Gitmo Detainee Sent|Home to Saudi Arabia

WASHINGTON (CN) – The Defense Department announced Monday that a Guantánamo Bay detainee has transferred home to Saudi Arabia, the fourth such transfer to occur this month.
     Muhammed Abd Al Rahman Awn Al-Shamrani, 40, had been held at the Guantánamo Bay detention camp for 14 years.
     His transfer brings the total detainee population at the prison located within the Guantanamo Bay Naval Base to 103.
     Monday afternoon, a demonstration co-organized by human rights group Amnesty International, along with a coalition of other human rights and faith-based groups, gathered outside the White House to demand that President Obama make good on his promise to close the controversial prison.
     “We’re here today because we believe that President Obama has one more year to close Guantánamo – and we think Guantánamo is un-American and immoral, so we’d like him to close it,” Matt Hawthorn, policy director of the National Religious Campaign Against Torture, said in an interview.
     The director of the Security and Human Rights Program at Amnesty International, Naureen Shah, agreed that the administration’s time is running out, and said the stakes are high.
     “My fear is that if President Obama does not close Guantánamo before leaving office, the next administration will either leave it open with the remaining detainees there, or actually seek to fill the beds there with new detainees captured off a global battlefield, in what’s essentially become a permanent war on terrorism,” Shah said.
     “We’re very worried,” she added.
     Republican presidential candidate Donald Trump has said he would leave the prison open. He and several other candidates, including Jeb Bush, Sen. Marco Rubio and Ben Carson have also expressed a willingness to reconsider the use of torture for interrogation.
     Because of that, Shah said the U.S. teeters on “a very dangerous moment,” making the closing of Guantánamo an urgent matter.
     “We want to close the door to the United States ever returning to internment, to taking people and saying that on vague, untested national security grounds you can hold them for the rest of their lives. We can’t close the door to holding people without charge unless we close Guantánamo,” Shah said.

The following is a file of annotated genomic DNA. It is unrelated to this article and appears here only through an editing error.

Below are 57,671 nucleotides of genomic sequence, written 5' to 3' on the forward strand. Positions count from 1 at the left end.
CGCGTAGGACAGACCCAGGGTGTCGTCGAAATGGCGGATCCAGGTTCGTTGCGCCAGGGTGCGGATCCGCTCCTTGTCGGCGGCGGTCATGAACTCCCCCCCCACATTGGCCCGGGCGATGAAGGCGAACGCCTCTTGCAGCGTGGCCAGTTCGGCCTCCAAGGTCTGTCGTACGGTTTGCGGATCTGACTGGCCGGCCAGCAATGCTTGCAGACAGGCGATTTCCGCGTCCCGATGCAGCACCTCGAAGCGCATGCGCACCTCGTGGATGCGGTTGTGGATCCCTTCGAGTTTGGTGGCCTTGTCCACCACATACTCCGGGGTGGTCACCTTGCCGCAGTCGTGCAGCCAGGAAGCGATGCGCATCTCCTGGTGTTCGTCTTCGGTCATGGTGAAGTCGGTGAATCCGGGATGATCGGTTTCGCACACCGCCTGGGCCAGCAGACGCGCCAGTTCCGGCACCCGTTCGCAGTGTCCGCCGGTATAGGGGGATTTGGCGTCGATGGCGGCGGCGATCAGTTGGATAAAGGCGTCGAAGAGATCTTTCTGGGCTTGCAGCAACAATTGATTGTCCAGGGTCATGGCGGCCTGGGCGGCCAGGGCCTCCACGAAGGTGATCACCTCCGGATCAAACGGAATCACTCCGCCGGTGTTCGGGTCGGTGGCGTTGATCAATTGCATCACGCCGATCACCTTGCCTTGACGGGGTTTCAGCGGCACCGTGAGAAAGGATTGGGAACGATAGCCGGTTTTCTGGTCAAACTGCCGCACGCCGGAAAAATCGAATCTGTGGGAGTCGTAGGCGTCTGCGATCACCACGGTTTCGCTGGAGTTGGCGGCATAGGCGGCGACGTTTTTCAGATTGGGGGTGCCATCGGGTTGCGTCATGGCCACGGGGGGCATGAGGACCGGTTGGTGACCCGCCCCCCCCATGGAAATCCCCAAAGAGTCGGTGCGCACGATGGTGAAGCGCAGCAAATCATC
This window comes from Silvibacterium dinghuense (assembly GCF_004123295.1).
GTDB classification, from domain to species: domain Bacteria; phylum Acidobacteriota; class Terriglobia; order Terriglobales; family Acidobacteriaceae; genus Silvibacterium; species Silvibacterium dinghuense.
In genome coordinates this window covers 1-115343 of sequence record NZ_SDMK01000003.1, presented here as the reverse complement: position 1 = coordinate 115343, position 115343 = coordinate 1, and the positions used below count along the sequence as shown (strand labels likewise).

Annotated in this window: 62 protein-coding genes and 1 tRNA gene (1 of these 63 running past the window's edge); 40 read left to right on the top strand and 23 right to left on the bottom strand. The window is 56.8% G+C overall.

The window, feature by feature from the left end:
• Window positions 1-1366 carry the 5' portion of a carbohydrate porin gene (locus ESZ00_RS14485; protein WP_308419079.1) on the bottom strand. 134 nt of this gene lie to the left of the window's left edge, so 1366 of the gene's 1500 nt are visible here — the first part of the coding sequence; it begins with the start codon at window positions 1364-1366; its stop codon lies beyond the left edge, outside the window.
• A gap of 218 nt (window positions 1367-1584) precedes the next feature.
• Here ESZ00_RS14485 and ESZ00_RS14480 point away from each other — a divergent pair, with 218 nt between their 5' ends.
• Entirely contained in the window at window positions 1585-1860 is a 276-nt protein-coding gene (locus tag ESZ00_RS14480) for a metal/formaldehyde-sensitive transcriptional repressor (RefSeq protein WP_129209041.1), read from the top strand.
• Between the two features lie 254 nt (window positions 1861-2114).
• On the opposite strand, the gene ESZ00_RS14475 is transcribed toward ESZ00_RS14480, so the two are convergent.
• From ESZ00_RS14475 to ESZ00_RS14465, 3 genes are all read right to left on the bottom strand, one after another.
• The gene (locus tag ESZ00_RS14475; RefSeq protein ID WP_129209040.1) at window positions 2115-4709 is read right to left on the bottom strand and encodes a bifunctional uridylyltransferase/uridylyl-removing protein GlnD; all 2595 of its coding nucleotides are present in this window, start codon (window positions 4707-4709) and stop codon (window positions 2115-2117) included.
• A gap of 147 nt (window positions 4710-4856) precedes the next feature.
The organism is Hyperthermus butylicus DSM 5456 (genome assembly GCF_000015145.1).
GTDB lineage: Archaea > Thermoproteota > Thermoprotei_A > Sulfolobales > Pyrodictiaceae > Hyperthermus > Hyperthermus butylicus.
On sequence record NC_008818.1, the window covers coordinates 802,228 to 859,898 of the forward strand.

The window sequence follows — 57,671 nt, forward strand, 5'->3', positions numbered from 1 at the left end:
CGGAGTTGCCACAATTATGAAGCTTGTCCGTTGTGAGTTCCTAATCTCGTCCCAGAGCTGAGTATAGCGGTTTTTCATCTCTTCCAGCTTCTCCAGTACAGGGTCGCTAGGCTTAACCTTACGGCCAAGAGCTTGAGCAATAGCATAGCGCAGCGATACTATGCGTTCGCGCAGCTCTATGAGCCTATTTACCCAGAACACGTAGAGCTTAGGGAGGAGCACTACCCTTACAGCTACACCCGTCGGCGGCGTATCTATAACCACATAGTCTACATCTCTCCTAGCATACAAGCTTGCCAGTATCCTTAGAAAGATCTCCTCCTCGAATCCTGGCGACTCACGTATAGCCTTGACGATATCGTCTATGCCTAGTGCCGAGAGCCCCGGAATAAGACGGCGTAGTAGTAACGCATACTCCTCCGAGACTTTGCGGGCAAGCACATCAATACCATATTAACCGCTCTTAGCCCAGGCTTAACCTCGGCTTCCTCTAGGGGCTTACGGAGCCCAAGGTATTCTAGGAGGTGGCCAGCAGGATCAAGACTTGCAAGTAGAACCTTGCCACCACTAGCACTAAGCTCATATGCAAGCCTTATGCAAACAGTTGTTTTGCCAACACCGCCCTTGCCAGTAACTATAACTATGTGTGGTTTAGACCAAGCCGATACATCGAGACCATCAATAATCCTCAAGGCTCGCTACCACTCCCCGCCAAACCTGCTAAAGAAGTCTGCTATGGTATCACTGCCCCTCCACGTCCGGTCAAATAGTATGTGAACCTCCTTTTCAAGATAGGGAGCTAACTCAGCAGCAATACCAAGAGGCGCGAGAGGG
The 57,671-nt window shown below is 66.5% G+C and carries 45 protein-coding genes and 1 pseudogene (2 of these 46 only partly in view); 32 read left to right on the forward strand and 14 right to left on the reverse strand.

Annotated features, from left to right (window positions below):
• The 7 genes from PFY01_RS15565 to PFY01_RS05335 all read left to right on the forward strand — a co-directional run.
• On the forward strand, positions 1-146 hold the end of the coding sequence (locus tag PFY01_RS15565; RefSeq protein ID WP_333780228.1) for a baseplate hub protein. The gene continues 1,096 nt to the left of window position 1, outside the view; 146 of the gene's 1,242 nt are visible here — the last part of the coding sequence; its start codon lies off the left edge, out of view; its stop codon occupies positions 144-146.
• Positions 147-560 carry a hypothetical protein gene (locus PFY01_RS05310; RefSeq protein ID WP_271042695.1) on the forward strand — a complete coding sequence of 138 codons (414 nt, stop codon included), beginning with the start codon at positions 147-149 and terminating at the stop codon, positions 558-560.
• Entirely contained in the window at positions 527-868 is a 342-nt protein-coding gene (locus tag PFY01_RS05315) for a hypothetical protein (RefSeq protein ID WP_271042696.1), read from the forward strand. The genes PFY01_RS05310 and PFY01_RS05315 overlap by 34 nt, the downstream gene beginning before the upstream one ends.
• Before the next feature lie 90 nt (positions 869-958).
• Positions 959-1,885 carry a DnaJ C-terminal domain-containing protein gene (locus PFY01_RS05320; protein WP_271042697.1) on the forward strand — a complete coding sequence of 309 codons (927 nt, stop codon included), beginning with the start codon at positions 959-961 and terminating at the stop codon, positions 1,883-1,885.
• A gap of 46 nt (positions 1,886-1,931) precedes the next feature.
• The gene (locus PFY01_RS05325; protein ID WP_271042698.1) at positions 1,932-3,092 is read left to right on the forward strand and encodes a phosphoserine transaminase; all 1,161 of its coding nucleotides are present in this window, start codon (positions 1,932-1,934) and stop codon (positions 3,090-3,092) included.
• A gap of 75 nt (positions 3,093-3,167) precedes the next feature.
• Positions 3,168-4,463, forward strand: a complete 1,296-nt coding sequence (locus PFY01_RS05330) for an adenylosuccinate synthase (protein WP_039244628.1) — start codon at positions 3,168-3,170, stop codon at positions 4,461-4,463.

The majority of Americans, however, do not support closing the prison, according to several public opinions polls. One Rasmussen poll from Jan. 2015 said that 53 percent of those polled did not support its closing, and feared that released detainees would attack the U.S. or its allies in the future.
     Similarly, Gallup polls since 2009 have show that up to 66 percent of Americans do not support shuttering Guantánamo.
     Speakers at a panel discussion on Saturday at First Trinity Lutheran Church in the District of Columbia said increasing Islamaphobia has led to public support for separate legal standards for Muslims since the U.S. launched its “war on terror.”
     That includes support for Guantánamo.
     The talk, dubbed “Less than Human,” focused how domestic policies have impacted Muslim prisoners at Guantánamo, and in controversial Communication Management Units found in several U.S. prisons.
     The speakers said that portrayals of Muslims as inherently barbaric and prone to violence has allowed them to become subjected to a separate justice system, and the use of torture.
     “We’re no longer asking is it moral or immoral… we’re asking if it’s justified,” said Dr. Maha Hilal, executive director of the National Coalition to Protect Civil Freedoms.
     Hilal said portrayals of Muslims as “subhuman” has meant that acts of violence committed by Muslims are devoid of any meaningful context.
     Those acts deflect from the connection between U.S. policy and acts of violence committed by Muslims, and instead place the focus on “individuals who cannot control their anger,” she said.
     A 2015 report from Physicians for Social Responsibility estimates that the “war on terror” has directly or indirectly killed 1.3 million Iraqis, Afghans and Pakistanis. The majority of them – 1 million – were Iraqi.
     Panelist Maj. Raashid Williams, defense counsel for one of Guantánamo’s “high value” detainees, Ammar Al-Baluchi, said Americans tend to forget that the detainees are people.
     Speaking in a personal capacity and not on behalf of the U.S. military in which he serves, Williams said, “The injustices that occur (at Guantánamo) day after day are happening to human beings. The ramifications are very, very serious for Ammar, and the other detainees.”
     Al-Baluchi, alleged to be a senior member and planner of al-Qaeda, has been in detention at Guantánamo for more than 9 years.
     “We’re not even close to a trial date yet, we don’t even have one set,” Williams said. “This is all pre-trial punishment.”
     Williams, an avid reader who says he follows media coverage of Guantánamo closely, said in an interview that he never sees stories about the detainees themselves. Instead, he says media tends to cover only the political aspects of Guantánamo.
     “I don’t think we do a good enough job of humanizing them,” he said of the detainees. “We let the prosecution really control the narrative on who these men are, ‘they’re the worst of the worst’…but they’re not. I’ve met them, they’re really not,” he said.
     Since Obama took office, his administration has released 139 Guantanamo detainees, while President Bush released 532. More than 40 detainees, who were cleared for release in 2009, continue to wait for transfer.
     The Supreme Court ruled in 2006 that the Guantanamo military tribunals violate military code and the laws of war according to the Geneva Conventions.
     Denis McDonough, President Obama’s chief of staff, said Sunday that the president intends to fulfill his promise to close Guantanamo, which he first made seven years ago.

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